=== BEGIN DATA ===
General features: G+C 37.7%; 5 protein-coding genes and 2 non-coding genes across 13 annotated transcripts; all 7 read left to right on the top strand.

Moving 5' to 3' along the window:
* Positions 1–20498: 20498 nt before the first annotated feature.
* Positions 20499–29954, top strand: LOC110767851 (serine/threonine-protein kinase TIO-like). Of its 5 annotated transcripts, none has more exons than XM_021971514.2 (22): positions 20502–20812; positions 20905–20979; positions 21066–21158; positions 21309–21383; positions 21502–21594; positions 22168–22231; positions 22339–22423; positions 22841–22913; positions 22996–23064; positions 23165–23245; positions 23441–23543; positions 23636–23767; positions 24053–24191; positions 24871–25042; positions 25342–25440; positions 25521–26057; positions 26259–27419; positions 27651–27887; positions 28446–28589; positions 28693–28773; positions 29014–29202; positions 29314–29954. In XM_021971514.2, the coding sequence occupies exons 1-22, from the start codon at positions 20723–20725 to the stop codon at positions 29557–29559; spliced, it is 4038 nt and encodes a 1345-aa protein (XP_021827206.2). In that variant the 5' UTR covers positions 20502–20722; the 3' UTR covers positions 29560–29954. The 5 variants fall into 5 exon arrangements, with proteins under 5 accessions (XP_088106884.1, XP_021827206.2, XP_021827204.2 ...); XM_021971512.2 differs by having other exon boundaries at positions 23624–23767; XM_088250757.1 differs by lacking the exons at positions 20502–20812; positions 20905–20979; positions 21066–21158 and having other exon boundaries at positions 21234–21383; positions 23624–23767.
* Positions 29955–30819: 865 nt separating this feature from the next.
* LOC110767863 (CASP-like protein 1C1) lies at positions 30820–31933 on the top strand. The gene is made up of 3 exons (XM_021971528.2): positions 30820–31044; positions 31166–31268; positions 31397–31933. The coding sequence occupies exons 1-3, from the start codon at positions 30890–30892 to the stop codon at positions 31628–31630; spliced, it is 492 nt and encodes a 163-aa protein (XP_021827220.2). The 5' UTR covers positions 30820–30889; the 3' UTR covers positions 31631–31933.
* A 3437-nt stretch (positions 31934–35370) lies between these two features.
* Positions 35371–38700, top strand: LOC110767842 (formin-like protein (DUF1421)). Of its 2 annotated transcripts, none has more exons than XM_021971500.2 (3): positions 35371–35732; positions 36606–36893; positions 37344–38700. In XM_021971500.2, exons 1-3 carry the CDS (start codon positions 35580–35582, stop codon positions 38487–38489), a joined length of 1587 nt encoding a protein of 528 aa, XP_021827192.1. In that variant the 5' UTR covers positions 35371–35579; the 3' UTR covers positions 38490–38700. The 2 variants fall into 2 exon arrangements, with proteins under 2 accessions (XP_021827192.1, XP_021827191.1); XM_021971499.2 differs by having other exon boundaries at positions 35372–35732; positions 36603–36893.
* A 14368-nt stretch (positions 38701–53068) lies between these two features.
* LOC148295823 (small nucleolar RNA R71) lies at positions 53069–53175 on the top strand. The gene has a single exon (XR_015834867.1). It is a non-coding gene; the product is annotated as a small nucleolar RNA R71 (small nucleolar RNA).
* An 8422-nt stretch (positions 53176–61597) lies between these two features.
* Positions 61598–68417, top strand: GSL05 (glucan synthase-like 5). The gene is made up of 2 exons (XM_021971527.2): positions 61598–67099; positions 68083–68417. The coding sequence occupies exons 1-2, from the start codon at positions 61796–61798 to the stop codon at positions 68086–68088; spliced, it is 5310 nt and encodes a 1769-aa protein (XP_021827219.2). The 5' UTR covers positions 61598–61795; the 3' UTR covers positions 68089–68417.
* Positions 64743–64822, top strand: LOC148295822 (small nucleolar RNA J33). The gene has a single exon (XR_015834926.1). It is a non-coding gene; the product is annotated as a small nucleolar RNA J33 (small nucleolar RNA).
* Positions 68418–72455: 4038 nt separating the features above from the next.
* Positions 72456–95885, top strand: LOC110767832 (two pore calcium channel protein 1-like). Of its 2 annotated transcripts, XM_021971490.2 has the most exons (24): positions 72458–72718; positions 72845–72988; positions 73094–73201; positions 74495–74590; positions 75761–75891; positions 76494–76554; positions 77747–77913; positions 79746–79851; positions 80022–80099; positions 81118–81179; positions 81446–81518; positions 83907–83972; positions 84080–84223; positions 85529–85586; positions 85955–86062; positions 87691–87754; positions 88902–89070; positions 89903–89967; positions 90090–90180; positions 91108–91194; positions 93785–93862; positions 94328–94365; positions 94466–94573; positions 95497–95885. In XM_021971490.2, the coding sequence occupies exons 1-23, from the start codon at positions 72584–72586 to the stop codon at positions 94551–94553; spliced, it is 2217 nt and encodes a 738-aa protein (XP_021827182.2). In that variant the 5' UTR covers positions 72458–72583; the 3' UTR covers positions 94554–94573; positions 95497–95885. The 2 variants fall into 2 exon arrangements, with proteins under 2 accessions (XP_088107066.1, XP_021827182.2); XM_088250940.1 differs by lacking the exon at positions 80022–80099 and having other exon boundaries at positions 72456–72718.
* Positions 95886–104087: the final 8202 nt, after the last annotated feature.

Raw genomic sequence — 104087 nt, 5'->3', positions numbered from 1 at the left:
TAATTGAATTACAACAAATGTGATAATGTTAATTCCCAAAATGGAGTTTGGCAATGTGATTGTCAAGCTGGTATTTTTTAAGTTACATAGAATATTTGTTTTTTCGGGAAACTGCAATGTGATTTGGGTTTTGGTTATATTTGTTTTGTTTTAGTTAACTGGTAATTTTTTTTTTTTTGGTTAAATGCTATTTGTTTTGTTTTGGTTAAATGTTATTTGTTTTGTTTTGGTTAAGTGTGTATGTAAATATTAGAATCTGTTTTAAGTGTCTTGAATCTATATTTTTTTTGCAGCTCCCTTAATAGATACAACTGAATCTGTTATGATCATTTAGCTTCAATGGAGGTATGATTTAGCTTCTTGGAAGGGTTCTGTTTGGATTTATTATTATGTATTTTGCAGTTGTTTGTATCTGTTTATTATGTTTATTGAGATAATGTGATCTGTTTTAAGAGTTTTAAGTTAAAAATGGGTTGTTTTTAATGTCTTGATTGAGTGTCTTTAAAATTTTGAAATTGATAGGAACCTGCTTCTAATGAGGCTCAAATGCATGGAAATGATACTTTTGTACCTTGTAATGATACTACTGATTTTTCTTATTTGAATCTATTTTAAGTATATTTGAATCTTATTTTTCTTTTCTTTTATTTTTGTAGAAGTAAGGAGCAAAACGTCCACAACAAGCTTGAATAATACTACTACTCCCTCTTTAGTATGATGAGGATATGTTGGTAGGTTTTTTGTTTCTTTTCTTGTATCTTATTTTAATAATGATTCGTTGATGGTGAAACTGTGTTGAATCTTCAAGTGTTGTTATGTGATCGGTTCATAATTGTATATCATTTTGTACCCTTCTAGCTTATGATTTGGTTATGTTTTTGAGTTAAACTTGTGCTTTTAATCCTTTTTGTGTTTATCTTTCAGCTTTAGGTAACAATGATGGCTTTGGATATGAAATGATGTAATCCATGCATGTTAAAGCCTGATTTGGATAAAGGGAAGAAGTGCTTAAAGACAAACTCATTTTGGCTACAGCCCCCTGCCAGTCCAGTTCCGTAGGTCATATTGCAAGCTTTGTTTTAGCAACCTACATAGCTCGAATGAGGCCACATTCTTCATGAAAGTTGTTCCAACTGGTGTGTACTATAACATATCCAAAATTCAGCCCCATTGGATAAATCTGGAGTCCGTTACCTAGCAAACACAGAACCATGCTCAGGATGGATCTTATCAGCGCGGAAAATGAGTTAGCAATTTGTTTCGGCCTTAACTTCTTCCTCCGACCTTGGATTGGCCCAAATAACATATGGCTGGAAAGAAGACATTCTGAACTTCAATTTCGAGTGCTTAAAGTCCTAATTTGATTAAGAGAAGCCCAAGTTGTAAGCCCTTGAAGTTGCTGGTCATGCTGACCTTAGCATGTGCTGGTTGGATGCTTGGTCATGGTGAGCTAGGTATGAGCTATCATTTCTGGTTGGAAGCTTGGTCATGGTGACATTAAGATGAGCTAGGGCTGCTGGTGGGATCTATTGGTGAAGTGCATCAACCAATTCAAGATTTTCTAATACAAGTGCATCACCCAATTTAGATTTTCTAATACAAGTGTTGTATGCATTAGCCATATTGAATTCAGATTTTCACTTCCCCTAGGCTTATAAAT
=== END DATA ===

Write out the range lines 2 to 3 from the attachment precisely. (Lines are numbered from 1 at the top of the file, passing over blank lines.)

Moving 5' to 3' along the window:
* Positions 1–20498: 20498 nt before the first annotated feature.